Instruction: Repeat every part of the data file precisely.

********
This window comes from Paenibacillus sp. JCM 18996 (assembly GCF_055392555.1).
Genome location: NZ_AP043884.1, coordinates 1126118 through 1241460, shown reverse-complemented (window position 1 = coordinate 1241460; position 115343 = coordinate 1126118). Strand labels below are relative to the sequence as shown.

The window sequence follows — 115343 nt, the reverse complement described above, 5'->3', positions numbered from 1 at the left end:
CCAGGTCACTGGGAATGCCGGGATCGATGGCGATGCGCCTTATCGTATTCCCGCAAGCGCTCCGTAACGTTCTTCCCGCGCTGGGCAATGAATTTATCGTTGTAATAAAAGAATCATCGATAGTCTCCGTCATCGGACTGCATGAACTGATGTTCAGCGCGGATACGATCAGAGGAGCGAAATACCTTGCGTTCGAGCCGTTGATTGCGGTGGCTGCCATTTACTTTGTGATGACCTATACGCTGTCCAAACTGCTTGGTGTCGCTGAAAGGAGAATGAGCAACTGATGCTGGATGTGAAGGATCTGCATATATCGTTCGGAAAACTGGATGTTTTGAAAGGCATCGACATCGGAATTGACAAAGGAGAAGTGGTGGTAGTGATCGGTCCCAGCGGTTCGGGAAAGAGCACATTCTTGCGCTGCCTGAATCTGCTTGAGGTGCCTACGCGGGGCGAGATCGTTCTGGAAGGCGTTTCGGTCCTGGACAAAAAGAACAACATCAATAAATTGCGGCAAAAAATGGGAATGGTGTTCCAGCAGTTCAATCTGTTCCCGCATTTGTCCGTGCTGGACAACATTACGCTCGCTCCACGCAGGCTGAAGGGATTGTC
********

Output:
This window comes from Paenibacillus sp. JCM 18996 (assembly GCF_055392555.1).
Genome location: NZ_AP043884.1, coordinates 1126118 through 1241460, shown reverse-complemented (window position 1 = coordinate 1241460; position 115343 = coordinate 1126118). Strand labels below are relative to the sequence as shown.

The window sequence follows — 115343 nt, the reverse complement described above, 5'->3', positions numbered from 1 at the left end:
CCAGGTCACTGGGAATGCCGGGATCGATGGCGATGCGCCTTATCGTATTCCCGCAAGCGCTCCGTAACGTTCTTCCCGCGCTGGGCAATGAATTTATCGTTGTAATAAAAGAATCATCGATAGTCTCCGTCATCGGACTGCATGAACTGATGTTCAGCGCGGATACGATCAGAGGAGCGAAATACCTTGCGTTCGAGCCGTTGATTGCGGTGGCTGCCATTTACTTTGTGATGACCTATACGCTGTCCAAACTGCTTGGTGTCGCTGAAAGGAGAATGAGCAACTGATGCTGGATGTGAAGGATCTGCATATATCGTTCGGAAAACTGGATGTTTTGAAAGGCATCGACATCGGAATTGACAAAGGAGAAGTGGTGGTAGTGATCGGTCCCAGCGGTTCGGGAAAGAGCACATTCTTGCGCTGCCTGAATCTGCTTGAGGTGCCTACGCGGGGCGAGATCGTTCTGGAAGGCGTTTCGGTCCTGGACAAAAAGAACAACATCAATAAATTGCGGCAAAAAATGGGAATGGTGTTCCAGCAGTTCAATCTGTTCCCGCATTTGTCCGTGCTGGACAACATTACGCTCGCTCCACGCAGGCTGAAGGGATTGTC